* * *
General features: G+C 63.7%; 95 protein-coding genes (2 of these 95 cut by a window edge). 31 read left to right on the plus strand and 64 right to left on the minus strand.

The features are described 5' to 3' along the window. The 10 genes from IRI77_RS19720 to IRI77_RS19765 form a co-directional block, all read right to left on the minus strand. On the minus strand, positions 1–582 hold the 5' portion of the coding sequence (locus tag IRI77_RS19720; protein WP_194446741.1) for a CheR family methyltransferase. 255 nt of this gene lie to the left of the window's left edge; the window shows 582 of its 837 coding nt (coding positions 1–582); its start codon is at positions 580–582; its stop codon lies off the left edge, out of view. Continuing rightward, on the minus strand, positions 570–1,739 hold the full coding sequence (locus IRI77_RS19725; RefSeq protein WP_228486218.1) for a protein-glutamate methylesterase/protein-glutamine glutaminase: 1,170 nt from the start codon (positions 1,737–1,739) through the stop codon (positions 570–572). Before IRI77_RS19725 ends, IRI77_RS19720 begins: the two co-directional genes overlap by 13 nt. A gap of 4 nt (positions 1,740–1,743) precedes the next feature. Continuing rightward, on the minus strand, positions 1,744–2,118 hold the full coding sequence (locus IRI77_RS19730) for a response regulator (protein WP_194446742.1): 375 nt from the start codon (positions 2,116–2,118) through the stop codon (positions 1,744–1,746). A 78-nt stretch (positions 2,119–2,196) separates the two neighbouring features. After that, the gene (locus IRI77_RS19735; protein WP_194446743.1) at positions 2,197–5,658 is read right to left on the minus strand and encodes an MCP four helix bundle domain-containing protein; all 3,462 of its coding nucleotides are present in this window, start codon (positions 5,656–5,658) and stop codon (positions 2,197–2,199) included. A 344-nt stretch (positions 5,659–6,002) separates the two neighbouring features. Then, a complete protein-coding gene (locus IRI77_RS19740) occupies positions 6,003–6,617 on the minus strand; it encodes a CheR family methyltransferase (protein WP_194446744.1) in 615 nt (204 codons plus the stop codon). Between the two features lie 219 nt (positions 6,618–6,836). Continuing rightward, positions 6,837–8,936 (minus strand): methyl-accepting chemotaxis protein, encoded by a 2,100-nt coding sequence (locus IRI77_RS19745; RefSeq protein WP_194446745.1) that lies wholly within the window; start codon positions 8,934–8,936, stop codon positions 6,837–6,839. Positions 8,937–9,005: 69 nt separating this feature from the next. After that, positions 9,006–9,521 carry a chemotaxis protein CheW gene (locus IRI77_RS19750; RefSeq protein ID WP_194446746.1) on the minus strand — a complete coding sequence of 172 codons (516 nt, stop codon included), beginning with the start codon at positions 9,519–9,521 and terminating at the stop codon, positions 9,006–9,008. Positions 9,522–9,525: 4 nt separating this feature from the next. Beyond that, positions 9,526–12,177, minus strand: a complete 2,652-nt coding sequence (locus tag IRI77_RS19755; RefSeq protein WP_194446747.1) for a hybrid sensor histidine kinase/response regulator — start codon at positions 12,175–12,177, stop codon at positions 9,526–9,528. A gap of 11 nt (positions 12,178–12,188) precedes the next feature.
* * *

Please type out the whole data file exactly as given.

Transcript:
General features: G+C 63.7%; 95 protein-coding genes (2 of these 95 cut by a window edge). 31 read left to right on the plus strand and 64 right to left on the minus strand.

The features are described 5' to 3' along the window. The 10 genes from IRI77_RS19720 to IRI77_RS19765 form a co-directional block, all read right to left on the minus strand. On the minus strand, positions 1–582 hold the 5' portion of the coding sequence (locus tag IRI77_RS19720; protein WP_194446741.1) for a CheR family methyltransferase. 255 nt of this gene lie to the left of the window's left edge; the window shows 582 of its 837 coding nt (coding positions 1–582); its start codon is at positions 580–582; its stop codon lies off the left edge, out of view. Continuing rightward, on the minus strand, positions 570–1,739 hold the full coding sequence (locus IRI77_RS19725; RefSeq protein WP_228486218.1) for a protein-glutamate methylesterase/protein-glutamine glutaminase: 1,170 nt from the start codon (positions 1,737–1,739) through the stop codon (positions 570–572). Before IRI77_RS19725 ends, IRI77_RS19720 begins: the two co-directional genes overlap by 13 nt. A gap of 4 nt (positions 1,740–1,743) precedes the next feature. Continuing rightward, on the minus strand, positions 1,744–2,118 hold the full coding sequence (locus IRI77_RS19730) for a response regulator (protein WP_194446742.1): 375 nt from the start codon (positions 2,116–2,118) through the stop codon (positions 1,744–1,746). A 78-nt stretch (positions 2,119–2,196) separates the two neighbouring features. After that, the gene (locus IRI77_RS19735; protein WP_194446743.1) at positions 2,197–5,658 is read right to left on the minus strand and encodes an MCP four helix bundle domain-containing protein; all 3,462 of its coding nucleotides are present in this window, start codon (positions 5,656–5,658) and stop codon (positions 2,197–2,199) included. A 344-nt stretch (positions 5,659–6,002) separates the two neighbouring features. Then, a complete protein-coding gene (locus IRI77_RS19740) occupies positions 6,003–6,617 on the minus strand; it encodes a CheR family methyltransferase (protein WP_194446744.1) in 615 nt (204 codons plus the stop codon). Between the two features lie 219 nt (positions 6,618–6,836). Continuing rightward, positions 6,837–8,936 (minus strand): methyl-accepting chemotaxis protein, encoded by a 2,100-nt coding sequence (locus IRI77_RS19745; RefSeq protein WP_194446745.1) that lies wholly within the window; start codon positions 8,934–8,936, stop codon positions 6,837–6,839. Positions 8,937–9,005: 69 nt separating this feature from the next. After that, positions 9,006–9,521 carry a chemotaxis protein CheW gene (locus IRI77_RS19750; RefSeq protein ID WP_194446746.1) on the minus strand — a complete coding sequence of 172 codons (516 nt, stop codon included), beginning with the start codon at positions 9,519–9,521 and terminating at the stop codon, positions 9,006–9,008. Positions 9,522–9,525: 4 nt separating this feature from the next. Beyond that, positions 9,526–12,177, minus strand: a complete 2,652-nt coding sequence (locus tag IRI77_RS19755; RefSeq protein WP_194446747.1) for a hybrid sensor histidine kinase/response regulator — start codon at positions 12,175–12,177, stop codon at positions 9,526–9,528. A gap of 11 nt (positions 12,178–12,188) precedes the next feature.